Causes of Burst Pipes
Plumbing can break for any number of reasons, a cracked foundation that’s shifted, freezing during the winter, age, construction, or a sudden increase in pressure are all capable of destroying the plumbing in your home. Burst pipes may bring to mind the image of sudden explosive breaks with gallons of water per second pouring into your home but the truth is much milder.
While a burst pipe can flood your home quickly, many of them leak water slowly, with your first clues that anything is wrong being a drip from the ceiling, floor puddles, sagging walls, or bulging ceiling spaces. A burst pipe is really any major leak that’s not a leaking connector. That includes all piping and pipes connected to major appliances such as your washing machine, dish washer, or hot water heater.
Dangers from Burst Pipes and Other Floods
So here’s the issue, flooding and water damage seem bad enough when you’re dealing with a burst pipe (or heavy storms) but there are other dangers involved that you may not be aware of. Any water can carry contaminants. If a black water line is the source of the leak, the pooling water can carry contagions and health hazards. Everything from chemical drain cleaners to human waste can drain out leaving you with a caustic or smelly mess.
All of that water, regardless of its source, becomes living paradise for microorganisms such as bacteria and mold. The high humidity from flooding soaks into the walls, floors, and furniture, quickly leaving you with widespread mold and mildew problems. This is especially true of in-wall leaks from burst pipes. The dark spaces and absorbent insulation are breeding grounds for mold, allowing it to grow and spread rapidly. Pooling water is also a possible hatchery for insects which can have lain dormant in corners and carpets.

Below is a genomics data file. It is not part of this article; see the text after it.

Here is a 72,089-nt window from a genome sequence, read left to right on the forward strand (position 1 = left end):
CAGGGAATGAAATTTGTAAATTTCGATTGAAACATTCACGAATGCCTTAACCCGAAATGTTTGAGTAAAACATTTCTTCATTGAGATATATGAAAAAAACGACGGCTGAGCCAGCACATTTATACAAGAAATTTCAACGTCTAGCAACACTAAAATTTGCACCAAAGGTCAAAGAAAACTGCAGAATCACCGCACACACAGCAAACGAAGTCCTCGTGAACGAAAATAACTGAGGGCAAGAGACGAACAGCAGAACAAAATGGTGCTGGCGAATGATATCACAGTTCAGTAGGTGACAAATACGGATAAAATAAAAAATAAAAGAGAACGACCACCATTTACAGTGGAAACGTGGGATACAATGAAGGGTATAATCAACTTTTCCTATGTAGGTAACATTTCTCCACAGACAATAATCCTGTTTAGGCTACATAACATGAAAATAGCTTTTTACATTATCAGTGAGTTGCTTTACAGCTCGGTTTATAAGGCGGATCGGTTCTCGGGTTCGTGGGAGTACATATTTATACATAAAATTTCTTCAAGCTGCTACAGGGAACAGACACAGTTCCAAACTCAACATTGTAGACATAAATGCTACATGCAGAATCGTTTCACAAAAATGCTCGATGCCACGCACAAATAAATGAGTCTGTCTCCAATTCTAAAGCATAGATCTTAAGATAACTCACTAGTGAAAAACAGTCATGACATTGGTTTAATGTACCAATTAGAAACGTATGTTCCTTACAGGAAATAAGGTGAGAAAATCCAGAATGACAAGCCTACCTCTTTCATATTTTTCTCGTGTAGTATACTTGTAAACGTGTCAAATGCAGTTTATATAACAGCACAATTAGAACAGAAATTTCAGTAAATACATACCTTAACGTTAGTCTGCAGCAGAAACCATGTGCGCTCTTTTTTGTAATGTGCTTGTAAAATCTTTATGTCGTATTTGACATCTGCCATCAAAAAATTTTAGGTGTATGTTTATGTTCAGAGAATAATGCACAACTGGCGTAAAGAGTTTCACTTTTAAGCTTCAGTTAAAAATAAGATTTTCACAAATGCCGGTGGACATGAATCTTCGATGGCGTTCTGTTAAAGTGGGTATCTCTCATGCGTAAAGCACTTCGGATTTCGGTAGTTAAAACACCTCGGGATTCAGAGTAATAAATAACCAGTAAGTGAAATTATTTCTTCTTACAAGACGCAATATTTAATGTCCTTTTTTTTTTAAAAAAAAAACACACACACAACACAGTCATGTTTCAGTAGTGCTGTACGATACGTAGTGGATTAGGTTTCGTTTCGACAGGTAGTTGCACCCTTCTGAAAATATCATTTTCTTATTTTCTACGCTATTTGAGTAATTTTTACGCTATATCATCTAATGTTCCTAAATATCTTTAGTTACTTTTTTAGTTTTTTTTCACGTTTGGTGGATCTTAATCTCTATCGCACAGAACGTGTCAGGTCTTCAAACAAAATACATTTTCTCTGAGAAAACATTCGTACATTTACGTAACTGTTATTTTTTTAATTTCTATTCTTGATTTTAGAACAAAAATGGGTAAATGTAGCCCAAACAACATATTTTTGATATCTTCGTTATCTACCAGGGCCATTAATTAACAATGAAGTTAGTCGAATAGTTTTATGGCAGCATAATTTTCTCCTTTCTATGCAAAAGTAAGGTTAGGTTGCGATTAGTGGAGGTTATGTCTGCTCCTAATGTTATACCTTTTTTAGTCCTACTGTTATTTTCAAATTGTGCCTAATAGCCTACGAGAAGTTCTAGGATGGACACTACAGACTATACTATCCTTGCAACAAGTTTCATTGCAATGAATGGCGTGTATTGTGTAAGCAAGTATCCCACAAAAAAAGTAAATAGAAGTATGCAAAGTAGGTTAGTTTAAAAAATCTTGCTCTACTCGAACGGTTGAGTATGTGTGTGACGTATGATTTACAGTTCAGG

You should never go near any water while power is still active in the room. Do not touch any electrical device even if the light seems to be working just fine. Always turn off all electrical devices at your electrical panel before entering the room. The contaminants in the water make an excellent electrical conductor, leaving you with nasty shocks, burns, or a full home-electrical fire from shorted cables and connections.
Always be aware, if at all possible, of the source of the water. If you are seeing rushing water, avoid anything that could come from your water heater. Electric water heaters carry obvious risks of shock, but water coming from a burst heating pipe will deliver scalding water. It’s much easier to deal with home water damage than it is to be treated for severe burns from scalding water.
So what can you do to deal with burst pipes or flooding water?
- Know where you water main is – at the first sign of a burst pipe, shut off the water
- Keep your basement sump-pump working – if it fails, use a wet/dry vac to pump the water out while you wait for a repair
- During the winter, protect your pipes from freezing by letting them drip and insulating any exposed pipes
- Insulate your cold water tank
- If you’re leaving for an extended period, turn off the water and drain the system
- Never increase water pressure at the pump without a professional to test the system
When a room has already flooded:
- Turn off water at the main source
- Turn off electrical power to the room at your electrical panel
- Avoid direct skin contact with the water
- Pump out the water and dry or ventilate the room to remove excess humidity
- Find the source of the flooding and call a plumber to repair any pipes
- Remediate mold and water damage quickly to avoid future problems
Metro Plumbing, Heating, and Air Conditioning is the service company you want! Call us today at (423) 616-1025!